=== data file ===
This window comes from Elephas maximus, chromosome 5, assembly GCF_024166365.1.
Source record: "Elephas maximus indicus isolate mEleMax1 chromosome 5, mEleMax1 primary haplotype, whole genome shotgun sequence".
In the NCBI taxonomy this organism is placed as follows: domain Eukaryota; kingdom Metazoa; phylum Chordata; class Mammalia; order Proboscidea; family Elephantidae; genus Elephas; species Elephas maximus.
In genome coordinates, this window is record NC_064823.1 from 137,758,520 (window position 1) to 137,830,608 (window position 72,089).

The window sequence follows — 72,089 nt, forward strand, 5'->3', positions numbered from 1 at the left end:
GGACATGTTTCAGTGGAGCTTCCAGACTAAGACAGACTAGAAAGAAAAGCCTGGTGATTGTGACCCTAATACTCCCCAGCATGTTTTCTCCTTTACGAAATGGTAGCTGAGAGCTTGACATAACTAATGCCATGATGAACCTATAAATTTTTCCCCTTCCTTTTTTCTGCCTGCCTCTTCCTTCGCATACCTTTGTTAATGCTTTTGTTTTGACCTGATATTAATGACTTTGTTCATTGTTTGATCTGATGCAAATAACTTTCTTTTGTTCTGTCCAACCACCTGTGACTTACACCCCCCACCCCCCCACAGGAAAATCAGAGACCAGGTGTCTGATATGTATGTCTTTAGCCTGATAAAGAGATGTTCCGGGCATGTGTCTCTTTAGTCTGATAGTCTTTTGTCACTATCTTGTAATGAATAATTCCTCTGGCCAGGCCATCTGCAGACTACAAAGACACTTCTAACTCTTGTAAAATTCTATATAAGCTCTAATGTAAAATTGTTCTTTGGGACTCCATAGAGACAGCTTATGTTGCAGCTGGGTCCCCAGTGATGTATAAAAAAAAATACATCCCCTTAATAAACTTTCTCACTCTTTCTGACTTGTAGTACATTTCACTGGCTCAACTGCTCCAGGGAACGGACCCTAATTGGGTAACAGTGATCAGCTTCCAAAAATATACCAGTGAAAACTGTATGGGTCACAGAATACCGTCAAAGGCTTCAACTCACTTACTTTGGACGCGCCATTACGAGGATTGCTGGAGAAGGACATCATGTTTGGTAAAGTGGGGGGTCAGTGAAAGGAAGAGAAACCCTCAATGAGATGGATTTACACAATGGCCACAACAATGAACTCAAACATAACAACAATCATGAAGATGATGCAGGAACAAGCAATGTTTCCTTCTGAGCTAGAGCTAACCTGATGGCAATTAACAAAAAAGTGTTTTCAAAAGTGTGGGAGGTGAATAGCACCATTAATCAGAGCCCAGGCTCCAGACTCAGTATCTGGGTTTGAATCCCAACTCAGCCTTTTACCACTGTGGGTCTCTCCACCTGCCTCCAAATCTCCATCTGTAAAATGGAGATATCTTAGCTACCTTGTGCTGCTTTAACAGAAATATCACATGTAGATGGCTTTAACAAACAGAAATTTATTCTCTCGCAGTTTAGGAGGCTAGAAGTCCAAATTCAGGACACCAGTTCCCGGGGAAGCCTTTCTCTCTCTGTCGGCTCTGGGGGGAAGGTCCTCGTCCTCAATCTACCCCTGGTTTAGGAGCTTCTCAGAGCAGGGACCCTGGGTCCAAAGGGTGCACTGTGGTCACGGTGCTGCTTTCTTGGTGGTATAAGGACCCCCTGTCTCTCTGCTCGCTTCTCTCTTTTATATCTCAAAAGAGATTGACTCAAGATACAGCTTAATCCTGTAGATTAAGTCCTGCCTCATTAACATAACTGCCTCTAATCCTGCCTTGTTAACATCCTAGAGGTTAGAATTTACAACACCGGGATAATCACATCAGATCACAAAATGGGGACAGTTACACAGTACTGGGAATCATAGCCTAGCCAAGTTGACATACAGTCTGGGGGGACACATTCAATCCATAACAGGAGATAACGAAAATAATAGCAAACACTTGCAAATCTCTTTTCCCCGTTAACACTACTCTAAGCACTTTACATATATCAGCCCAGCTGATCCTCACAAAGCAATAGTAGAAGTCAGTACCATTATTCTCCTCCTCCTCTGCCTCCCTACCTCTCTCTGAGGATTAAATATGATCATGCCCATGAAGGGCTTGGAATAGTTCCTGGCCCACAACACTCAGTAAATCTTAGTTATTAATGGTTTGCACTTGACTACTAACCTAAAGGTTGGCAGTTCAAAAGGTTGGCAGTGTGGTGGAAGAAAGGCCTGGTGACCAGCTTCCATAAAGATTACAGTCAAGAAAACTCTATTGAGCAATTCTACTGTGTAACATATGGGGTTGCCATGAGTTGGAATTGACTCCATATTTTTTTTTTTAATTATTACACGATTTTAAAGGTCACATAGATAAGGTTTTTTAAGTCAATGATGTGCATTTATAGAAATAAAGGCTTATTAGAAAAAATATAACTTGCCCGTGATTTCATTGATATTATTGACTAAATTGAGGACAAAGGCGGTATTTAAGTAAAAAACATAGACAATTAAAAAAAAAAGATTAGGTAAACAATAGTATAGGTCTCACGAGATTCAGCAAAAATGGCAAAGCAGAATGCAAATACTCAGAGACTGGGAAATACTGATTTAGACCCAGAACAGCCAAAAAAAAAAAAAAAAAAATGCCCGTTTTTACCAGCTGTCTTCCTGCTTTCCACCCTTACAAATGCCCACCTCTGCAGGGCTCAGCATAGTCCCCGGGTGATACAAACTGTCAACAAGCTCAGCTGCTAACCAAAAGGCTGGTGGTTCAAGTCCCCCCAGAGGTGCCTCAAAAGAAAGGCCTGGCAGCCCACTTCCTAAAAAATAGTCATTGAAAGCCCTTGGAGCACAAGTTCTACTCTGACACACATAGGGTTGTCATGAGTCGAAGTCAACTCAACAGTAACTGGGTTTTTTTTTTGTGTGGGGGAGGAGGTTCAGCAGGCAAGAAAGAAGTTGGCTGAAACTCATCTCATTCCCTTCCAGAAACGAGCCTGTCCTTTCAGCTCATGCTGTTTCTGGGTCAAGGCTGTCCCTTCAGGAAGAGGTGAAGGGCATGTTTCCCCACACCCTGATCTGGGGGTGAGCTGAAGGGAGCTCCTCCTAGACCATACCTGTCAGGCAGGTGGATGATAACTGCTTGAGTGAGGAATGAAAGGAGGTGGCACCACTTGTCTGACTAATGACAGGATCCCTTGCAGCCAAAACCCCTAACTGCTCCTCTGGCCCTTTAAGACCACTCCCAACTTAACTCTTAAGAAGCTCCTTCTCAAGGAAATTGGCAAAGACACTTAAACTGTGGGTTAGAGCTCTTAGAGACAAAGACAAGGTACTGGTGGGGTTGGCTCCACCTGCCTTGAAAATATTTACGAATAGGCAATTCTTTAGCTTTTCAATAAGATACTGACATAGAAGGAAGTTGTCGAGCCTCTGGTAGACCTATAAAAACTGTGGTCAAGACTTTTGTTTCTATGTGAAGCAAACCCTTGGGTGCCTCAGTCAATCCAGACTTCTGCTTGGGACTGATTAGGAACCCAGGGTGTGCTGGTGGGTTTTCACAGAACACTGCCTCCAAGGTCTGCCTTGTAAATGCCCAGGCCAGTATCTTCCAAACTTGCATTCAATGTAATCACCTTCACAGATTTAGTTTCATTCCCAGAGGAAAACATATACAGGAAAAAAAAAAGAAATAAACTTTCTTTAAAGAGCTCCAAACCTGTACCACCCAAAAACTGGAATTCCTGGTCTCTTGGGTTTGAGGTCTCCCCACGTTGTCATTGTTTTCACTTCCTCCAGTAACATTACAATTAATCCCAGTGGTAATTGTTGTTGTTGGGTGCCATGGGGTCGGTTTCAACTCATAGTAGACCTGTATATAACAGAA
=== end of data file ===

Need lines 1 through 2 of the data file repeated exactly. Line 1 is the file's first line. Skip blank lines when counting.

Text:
This window comes from Elephas maximus, chromosome 5, assembly GCF_024166365.1.
Source record: "Elephas maximus indicus isolate mEleMax1 chromosome 5, mEleMax1 primary haplotype, whole genome shotgun sequence".